Wednesday, August 26, 2020

A Word on Kansas Politics: Narratives and KS-37


Somehow, even though I'm from Kansas, I hadn't heard about this until about an hour ago.

To recap the story for those of you who, like me, are unfamiliar: 19-year old Aaron Coleman is running for Kansas state legislature in the 37th district. He won a low-turnout primary and was expected to win, given that there was no opposition candidate. Then, a series of accusations surfaced. The most serious charge came from an 18-year old woman who says that five years ago, Coleman blackmailed her with revenge porn. There have been plenty more accusations since, all of them involving abusive behavior toward women. Initially, Coleman withdrew from the race, but he has since re-entered.

I'm not going to comment too much on Coleman or his victims. Other people have done that in much more detail. Suffice it to say that he should have dropped out, and his subsequent behavior has only demonstrated that he is far too immature and unstable to hold any kind of office. I can only hope that one of the writing campaigns against him succeeds.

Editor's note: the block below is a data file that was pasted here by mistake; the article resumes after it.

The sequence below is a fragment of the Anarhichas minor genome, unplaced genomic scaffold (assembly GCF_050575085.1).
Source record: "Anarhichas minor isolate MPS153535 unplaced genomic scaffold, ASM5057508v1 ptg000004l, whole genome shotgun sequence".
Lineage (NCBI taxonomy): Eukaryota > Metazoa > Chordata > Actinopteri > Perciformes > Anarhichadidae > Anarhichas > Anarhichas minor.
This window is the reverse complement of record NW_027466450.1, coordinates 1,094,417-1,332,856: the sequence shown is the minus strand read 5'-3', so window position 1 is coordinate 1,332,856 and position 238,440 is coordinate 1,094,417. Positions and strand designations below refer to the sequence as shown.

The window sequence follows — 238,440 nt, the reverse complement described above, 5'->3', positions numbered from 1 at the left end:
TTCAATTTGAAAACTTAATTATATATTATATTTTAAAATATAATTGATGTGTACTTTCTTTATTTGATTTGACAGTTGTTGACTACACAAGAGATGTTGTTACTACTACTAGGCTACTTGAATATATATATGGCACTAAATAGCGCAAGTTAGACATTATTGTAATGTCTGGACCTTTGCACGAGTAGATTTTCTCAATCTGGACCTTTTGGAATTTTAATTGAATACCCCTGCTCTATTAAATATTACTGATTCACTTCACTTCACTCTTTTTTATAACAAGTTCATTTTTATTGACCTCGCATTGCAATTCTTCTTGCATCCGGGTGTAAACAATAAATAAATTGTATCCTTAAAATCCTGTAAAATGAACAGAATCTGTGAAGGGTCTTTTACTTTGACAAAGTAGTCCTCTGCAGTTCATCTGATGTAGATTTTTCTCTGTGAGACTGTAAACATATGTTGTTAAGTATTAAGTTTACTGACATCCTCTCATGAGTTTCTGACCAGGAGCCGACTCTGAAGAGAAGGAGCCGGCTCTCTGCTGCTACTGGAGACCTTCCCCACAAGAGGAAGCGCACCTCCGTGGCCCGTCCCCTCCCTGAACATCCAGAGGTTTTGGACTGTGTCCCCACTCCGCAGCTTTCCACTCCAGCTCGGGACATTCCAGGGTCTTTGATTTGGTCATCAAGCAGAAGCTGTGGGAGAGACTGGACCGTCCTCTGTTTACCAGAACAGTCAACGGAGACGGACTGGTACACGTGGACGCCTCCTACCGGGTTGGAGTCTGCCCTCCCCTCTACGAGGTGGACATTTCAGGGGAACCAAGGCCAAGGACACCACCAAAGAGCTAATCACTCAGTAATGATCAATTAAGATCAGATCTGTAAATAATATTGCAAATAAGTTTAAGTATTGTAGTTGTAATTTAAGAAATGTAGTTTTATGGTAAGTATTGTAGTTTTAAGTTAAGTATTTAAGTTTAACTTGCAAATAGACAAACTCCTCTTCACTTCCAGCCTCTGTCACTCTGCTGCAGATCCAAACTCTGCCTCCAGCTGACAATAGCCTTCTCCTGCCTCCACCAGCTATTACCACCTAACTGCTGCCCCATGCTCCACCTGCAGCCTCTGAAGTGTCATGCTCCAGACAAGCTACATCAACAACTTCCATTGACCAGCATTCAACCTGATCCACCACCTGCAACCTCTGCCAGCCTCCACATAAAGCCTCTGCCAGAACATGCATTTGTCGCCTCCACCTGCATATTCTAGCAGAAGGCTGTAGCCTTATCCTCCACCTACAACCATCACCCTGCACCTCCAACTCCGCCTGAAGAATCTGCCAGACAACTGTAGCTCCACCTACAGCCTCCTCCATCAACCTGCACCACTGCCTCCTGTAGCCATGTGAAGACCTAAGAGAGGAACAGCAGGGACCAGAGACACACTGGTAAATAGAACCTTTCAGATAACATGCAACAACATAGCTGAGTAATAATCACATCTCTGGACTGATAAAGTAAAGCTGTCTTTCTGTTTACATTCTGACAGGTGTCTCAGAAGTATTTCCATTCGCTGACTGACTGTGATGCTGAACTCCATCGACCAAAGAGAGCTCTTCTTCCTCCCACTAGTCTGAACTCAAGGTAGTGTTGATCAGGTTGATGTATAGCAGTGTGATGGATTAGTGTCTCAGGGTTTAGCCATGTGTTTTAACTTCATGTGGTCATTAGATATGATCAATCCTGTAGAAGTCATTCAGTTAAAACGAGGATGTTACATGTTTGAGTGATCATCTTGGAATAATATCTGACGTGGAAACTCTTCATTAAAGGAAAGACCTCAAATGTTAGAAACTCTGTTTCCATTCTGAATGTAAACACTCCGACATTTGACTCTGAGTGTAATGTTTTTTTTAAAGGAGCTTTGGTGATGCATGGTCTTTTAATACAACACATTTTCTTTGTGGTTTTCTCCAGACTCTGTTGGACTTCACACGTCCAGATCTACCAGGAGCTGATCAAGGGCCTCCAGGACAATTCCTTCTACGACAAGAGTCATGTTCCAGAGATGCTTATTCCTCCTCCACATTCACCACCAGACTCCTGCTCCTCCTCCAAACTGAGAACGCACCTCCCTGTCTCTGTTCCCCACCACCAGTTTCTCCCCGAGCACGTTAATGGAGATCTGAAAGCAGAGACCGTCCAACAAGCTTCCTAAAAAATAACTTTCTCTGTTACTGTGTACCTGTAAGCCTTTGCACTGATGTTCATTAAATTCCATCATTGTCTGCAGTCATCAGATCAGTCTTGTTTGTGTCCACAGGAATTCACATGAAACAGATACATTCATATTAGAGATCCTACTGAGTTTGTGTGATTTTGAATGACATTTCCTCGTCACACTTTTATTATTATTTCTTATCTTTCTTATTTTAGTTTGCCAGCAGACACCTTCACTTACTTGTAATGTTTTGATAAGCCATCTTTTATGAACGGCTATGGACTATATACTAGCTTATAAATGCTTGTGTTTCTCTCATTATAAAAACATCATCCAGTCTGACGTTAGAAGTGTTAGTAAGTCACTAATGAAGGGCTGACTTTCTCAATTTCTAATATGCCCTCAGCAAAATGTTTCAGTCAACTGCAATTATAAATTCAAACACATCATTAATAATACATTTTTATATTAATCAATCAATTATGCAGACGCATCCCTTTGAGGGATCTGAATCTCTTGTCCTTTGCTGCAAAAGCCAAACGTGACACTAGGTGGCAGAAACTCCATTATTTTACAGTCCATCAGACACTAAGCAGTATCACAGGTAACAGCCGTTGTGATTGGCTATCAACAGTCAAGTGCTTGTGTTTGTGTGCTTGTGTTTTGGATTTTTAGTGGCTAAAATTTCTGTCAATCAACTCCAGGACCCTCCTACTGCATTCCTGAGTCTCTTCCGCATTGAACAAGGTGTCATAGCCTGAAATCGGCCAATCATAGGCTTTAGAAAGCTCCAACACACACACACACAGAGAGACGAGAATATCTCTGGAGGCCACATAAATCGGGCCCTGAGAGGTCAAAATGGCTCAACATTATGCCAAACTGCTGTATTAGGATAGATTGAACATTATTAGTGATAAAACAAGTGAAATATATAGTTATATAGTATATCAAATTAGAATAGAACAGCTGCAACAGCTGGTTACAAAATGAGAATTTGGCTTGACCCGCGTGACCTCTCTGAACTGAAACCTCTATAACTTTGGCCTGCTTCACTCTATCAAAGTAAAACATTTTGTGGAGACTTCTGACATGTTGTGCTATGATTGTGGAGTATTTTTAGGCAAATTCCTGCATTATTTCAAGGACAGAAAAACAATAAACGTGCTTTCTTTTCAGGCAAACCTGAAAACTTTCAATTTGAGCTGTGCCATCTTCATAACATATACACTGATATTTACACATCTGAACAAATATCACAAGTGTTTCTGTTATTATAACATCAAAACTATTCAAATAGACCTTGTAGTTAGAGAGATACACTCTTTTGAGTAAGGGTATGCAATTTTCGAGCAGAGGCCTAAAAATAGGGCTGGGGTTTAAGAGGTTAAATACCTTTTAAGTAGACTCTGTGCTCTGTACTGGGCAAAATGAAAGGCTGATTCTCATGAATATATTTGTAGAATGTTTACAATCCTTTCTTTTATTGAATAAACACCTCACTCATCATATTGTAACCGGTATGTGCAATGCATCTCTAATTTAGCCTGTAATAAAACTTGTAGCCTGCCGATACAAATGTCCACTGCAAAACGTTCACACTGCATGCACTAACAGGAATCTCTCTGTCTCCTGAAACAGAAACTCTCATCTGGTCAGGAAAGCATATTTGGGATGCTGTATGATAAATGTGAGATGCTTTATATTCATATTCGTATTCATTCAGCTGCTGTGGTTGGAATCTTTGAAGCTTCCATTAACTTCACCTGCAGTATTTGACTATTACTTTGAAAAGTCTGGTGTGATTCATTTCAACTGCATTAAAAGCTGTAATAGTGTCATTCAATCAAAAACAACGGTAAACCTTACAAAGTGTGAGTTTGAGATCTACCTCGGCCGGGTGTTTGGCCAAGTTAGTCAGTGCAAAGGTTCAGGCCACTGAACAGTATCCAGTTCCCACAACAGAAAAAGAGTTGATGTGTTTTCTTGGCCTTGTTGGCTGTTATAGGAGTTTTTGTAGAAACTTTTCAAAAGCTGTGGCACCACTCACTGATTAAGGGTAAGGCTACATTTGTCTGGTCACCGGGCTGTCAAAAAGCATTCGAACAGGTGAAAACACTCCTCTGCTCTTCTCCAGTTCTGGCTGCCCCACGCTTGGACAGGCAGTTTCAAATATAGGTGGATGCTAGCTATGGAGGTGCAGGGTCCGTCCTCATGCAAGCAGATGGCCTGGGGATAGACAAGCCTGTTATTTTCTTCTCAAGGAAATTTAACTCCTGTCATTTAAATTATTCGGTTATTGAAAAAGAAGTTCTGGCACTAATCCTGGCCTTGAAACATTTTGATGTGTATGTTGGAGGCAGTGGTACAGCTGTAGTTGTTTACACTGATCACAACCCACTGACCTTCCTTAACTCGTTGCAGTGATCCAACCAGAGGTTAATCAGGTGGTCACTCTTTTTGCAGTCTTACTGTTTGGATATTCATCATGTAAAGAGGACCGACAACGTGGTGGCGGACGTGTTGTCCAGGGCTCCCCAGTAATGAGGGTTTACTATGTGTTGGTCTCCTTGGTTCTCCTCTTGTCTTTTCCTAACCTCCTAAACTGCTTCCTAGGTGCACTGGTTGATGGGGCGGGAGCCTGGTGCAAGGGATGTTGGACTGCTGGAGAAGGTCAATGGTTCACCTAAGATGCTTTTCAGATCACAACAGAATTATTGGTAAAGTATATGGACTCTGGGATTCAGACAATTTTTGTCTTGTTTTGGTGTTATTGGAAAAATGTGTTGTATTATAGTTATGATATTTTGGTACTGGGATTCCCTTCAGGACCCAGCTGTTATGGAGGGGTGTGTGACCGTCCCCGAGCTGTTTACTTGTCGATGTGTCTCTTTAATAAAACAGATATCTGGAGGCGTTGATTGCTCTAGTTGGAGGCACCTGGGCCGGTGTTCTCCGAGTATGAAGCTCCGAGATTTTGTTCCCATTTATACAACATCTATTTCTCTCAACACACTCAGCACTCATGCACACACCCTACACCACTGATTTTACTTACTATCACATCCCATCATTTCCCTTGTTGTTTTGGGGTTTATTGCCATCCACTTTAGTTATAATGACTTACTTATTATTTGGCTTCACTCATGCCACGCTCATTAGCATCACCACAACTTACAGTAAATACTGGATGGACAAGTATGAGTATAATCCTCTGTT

Rather, I'd like to focus on the reaction from the political press, both before and after the accusations came to light. I've talked a bit about narratives and narrative control here, and this is a great demonstration of how this works in our modern media environment. Specifically, I'd like to look at Glenn Greenwald's response, as he (along with the rest of the gang at the Intercept) seems to have taken on Coleman as some kind of cause.

Read the rest here.

1 comment:

  1. I really like your point about how pervasive fiction is on the perception of reality. I came to that conclusion myself some time ago. "Liberal" Hollywood has poured energy beyond measure into valorizing war and the police. And little counter programming for balance. Liberals are often taken in by it. Conservatives prefer fantasy, but are so perverse they will earnestly say they embrace the horror if you make them look at it. The attitudes about police are especially interesting because if you remind white people of means of the one instance where they might have dealt with police as they actually are, traffic enforcement, the story you hear is quite likely, "Oh, that fuckin' guy. Let me tell you..."